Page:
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dc.contributor.author Larsen, Cordelia
dc.date.accessioned 2017-09-14T15:58:16Z
dc.date.available 2017-09-14T15:58:16Z
dc.date.issued 2017
dc.identifier.uri http://hdl.handle.net/10066/19631
dc.description.abstract Haitian Vodou has long been stigmatized and tainted, warped by Western projections that connect the religion to witchcraft and death. Historically, Vodou, a syncretic religion practiced chiefly in Haiti and the Haitian diaspora, is rooted in ceremonies and offerings to spirits of lwa in an effort to bring clarity and prosperity to the lives of practitioners. Haiti’s violent history of colonization and enslavement has forced Christianity into many aspects of Vodou—for example, lwa such as Erzulie Freda and Baron Samedi are figures comparable to the Christian saints. While I was not raised to practice Vodou I have long been mystified by the stark difference in its representation in American films versus what I know to be true. My father was born and raised in Port-au-Prince, Haiti, and my mother has Irish and German roots. I have often felt torn between these two sides. When approaching my project, I knew that I would focus my illustrations on creating contemporary representations of Vodou spirits, while using my biracial identity as a lens. While my racial background is certainly a source of joy and pride and I feel enriched by the broad cultures it has allowed me to explore and engage with, biracial is also a word fraught with confusion as it holds anxiety, responsibility, tension, and anger. Through my senior project, I explore the broad notion of what being biracial looks and feels like, while drawing inspiration from Haitian folk art, graphic novels, contemporary artists, and Vodou. I have put heavy emphasis on themes and symbols prevalent in European paintings and Haitian folk art in an attempt to juxtapose the two very different and often clashing cultures and styles. My series also considers the different ways in which biracial students identify with and how our physical appearance often determines our selfhood. I have worked primarily in gray tones to reflect that author Naomi Zack uses the word gray to popularly refer to biracial individuals. The word gray is significant, as it is specific to a black and white racial mix. By illustrating on wood, in addition to paper, I have tried to draw attention to these materials’ middle-toned materiality and raw quality; these traits are comparable to my biracial status. In Haiti, wood charcoal is burned to fuel the majority of Haitians cooking and heating needs—but 99 percent of the forest has been lost and what little remains continues to be chipped away. In my pieces, portions of the wood have been smudged with charcoal in an attempt to imitate burn marks to reference the charcoal material itself, as it is the primary cause of deforestation in Haiti.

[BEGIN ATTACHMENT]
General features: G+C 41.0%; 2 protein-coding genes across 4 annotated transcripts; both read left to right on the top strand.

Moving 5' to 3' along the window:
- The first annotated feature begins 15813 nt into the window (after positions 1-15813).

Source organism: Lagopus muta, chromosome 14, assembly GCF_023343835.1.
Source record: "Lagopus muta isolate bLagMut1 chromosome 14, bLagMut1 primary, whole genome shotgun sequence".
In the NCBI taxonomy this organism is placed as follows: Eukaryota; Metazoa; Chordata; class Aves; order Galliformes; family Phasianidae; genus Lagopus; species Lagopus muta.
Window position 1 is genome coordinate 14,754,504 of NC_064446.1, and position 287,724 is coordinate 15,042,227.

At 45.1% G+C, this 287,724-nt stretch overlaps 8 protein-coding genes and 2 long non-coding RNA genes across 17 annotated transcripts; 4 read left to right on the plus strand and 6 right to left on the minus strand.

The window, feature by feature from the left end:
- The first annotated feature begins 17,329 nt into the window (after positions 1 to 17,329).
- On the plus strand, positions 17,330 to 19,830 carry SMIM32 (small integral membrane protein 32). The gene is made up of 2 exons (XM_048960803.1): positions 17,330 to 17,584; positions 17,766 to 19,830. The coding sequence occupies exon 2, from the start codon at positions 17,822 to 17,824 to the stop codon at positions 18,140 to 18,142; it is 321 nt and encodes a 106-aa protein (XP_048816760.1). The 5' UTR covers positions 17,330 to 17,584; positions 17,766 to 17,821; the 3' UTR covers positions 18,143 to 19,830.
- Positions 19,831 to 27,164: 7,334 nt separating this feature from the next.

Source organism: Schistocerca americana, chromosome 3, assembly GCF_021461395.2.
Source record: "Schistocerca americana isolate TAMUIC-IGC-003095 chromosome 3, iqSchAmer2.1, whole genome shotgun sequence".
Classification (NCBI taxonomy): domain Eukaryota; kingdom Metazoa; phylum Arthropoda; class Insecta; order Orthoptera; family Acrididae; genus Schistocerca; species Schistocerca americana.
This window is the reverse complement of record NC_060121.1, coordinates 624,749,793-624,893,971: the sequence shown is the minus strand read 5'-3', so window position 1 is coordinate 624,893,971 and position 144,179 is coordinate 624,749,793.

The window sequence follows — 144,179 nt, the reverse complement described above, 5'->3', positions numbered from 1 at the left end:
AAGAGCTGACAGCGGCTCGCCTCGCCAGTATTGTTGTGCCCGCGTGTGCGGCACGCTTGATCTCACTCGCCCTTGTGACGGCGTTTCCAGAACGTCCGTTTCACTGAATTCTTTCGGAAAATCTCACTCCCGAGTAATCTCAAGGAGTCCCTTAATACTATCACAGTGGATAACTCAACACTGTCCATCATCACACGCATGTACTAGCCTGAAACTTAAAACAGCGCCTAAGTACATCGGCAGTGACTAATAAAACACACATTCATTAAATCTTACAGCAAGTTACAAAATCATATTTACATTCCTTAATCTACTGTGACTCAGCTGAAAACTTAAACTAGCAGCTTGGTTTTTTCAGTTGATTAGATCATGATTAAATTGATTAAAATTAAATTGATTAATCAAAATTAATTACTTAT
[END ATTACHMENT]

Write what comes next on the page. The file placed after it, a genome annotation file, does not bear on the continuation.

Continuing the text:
dc.description.sponsorship Haverford College. Department of Fine Arts
dc.rights.uri http://creativecommons.org/licenses/by-nc/4.0/
dc.title Gray
dc.type Thesis
dc.rights.access Dark Archive
dc.type.dcmi StillImage
dc.subject.aat drawings (visual works)


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